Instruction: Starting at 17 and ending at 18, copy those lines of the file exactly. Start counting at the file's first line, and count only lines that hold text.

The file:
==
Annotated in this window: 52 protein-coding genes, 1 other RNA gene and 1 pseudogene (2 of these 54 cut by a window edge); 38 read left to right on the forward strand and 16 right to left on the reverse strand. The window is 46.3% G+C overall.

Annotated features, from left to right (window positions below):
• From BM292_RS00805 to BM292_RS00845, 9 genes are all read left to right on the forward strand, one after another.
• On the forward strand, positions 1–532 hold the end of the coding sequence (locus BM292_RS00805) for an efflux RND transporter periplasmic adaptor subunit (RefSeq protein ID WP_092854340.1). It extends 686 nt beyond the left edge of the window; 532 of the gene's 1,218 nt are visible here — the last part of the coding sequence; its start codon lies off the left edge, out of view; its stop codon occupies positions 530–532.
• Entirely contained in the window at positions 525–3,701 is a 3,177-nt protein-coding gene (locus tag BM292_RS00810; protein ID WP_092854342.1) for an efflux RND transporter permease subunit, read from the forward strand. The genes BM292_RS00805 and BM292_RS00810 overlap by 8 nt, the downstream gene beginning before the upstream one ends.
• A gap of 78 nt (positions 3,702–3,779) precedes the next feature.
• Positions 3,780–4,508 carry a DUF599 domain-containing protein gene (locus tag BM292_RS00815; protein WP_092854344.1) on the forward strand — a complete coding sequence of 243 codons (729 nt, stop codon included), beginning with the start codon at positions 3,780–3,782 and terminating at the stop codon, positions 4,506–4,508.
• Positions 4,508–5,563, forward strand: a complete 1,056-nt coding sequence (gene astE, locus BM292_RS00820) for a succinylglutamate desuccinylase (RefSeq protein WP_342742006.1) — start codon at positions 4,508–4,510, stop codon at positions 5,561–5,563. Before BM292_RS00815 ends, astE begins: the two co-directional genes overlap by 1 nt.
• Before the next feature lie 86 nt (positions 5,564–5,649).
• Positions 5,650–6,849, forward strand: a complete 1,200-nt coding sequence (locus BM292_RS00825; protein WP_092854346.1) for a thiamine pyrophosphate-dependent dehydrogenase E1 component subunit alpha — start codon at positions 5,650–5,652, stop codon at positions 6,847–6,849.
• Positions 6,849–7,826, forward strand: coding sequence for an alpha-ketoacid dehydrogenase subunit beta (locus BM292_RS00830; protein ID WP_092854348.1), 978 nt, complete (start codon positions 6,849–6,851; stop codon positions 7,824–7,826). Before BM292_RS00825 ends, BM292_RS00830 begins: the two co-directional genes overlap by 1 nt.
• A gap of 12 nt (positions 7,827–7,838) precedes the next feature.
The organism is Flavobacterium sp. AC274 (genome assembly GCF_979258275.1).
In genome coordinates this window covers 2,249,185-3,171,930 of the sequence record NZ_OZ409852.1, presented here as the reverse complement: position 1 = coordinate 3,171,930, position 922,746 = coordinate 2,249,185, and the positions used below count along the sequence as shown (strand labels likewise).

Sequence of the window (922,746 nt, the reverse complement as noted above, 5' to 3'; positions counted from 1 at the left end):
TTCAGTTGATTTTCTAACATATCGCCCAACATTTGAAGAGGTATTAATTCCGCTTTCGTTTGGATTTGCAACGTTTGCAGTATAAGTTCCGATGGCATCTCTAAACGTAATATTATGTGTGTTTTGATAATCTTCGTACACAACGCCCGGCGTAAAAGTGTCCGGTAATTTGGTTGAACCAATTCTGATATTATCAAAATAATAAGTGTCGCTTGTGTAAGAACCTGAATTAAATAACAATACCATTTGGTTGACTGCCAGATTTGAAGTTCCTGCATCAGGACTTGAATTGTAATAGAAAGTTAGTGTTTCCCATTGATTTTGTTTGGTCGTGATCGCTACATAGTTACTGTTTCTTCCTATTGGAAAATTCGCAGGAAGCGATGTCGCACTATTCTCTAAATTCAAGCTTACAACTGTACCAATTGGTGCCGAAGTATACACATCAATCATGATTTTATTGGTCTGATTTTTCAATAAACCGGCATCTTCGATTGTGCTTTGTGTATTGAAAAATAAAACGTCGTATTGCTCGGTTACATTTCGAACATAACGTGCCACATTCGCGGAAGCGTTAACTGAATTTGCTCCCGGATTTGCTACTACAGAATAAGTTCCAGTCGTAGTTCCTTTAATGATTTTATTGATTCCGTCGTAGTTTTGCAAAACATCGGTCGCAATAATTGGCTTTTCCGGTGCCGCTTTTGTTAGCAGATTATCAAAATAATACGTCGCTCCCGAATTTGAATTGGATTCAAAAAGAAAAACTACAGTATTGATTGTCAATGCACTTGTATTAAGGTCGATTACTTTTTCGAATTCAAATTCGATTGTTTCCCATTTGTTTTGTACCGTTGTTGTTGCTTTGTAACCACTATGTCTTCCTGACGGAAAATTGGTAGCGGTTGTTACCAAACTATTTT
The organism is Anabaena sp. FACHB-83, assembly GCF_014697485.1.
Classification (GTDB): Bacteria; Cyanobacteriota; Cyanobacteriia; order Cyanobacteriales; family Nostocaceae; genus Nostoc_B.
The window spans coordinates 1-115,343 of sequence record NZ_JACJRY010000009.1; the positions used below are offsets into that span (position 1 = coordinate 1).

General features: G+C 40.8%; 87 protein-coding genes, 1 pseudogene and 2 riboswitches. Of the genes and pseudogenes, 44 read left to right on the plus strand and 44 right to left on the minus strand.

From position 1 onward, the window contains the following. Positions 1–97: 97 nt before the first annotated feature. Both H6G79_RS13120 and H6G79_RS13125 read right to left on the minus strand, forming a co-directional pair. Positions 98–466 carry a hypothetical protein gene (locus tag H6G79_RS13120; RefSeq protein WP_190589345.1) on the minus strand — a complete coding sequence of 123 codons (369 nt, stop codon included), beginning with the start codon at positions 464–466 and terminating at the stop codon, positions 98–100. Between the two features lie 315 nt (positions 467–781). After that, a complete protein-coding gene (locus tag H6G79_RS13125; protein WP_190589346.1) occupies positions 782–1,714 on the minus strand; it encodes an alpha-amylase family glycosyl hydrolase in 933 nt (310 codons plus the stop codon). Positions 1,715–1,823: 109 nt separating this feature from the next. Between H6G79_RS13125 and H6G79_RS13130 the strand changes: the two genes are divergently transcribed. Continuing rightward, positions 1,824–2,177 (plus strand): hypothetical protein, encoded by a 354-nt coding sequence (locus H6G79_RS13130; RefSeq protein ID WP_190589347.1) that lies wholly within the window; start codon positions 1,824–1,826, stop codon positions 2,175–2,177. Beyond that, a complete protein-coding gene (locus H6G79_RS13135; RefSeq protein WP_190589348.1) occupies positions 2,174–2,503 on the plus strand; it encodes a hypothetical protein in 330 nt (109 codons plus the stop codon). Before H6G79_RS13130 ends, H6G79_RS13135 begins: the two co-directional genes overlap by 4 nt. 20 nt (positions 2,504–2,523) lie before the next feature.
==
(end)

The organism is Anabaena sp. FACHB-83, assembly GCF_014697485.1.
Classification (GTDB): Bacteria; Cyanobacteriota; Cyanobacteriia; order Cyanobacteriales; family Nostocaceae; genus Nostoc_B.